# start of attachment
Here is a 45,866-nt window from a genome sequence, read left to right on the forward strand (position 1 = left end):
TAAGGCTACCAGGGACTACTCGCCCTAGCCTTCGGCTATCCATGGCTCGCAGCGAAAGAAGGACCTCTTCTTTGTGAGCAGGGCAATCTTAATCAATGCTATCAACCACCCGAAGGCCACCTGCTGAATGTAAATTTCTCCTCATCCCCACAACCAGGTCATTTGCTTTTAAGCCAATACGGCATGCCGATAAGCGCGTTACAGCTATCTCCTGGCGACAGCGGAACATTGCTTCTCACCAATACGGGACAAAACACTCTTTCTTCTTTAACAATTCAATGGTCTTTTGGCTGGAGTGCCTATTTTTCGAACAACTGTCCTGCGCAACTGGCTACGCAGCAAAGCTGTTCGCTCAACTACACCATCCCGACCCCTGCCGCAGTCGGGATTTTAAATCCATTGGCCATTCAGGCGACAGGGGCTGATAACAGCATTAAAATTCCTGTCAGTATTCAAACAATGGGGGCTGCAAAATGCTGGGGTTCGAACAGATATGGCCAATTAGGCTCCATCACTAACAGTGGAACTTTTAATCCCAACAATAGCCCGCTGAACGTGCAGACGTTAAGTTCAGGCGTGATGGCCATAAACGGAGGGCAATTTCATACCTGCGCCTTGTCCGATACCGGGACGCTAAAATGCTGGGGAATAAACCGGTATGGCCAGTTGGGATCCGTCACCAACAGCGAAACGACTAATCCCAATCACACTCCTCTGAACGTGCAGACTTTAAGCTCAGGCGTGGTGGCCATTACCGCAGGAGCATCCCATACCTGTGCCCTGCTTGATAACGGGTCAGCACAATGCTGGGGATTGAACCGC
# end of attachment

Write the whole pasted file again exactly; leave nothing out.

Here is a 45,866-nt window from a genome sequence, read left to right on the forward strand (position 1 = left end):
TAAGGCTACCAGGGACTACTCGCCCTAGCCTTCGGCTATCCATGGCTCGCAGCGAAAGAAGGACCTCTTCTTTGTGAGCAGGGCAATCTTAATCAATGCTATCAACCACCCGAAGGCCACCTGCTGAATGTAAATTTCTCCTCATCCCCACAACCAGGTCATTTGCTTTTAAGCCAATACGGCATGCCGATAAGCGCGTTACAGCTATCTCCTGGCGACAGCGGAACATTGCTTCTCACCAATACGGGACAAAACACTCTTTCTTCTTTAACAATTCAATGGTCTTTTGGCTGGAGTGCCTATTTTTCGAACAACTGTCCTGCGCAACTGGCTACGCAGCAAAGCTGTTCGCTCAACTACACCATCCCGACCCCTGCCGCAGTCGGGATTTTAAATCCATTGGCCATTCAGGCGACAGGGGCTGATAACAGCATTAAAATTCCTGTCAGTATTCAAACAATGGGGGCTGCAAAATGCTGGGGTTCGAACAGATATGGCCAATTAGGCTCCATCACTAACAGTGGAACTTTTAATCCCAACAATAGCCCGCTGAACGTGCAGACGTTAAGTTCAGGCGTGATGGCCATAAACGGAGGGCAATTTCATACCTGCGCCTTGTCCGATACCGGGACGCTAAAATGCTGGGGAATAAACCGGTATGGCCAGTTGGGATCCGTCACCAACAGCGAAACGACTAATCCCAATCACACTCCTCTGAACGTGCAGACTTTAAGCTCAGGCGTGGTGGCCATTACCGCAGGAGCATCCCATACCTGTGCCCTGCTTGATAACGGGTCAGCACAATGCTGGGGATTGAACCGC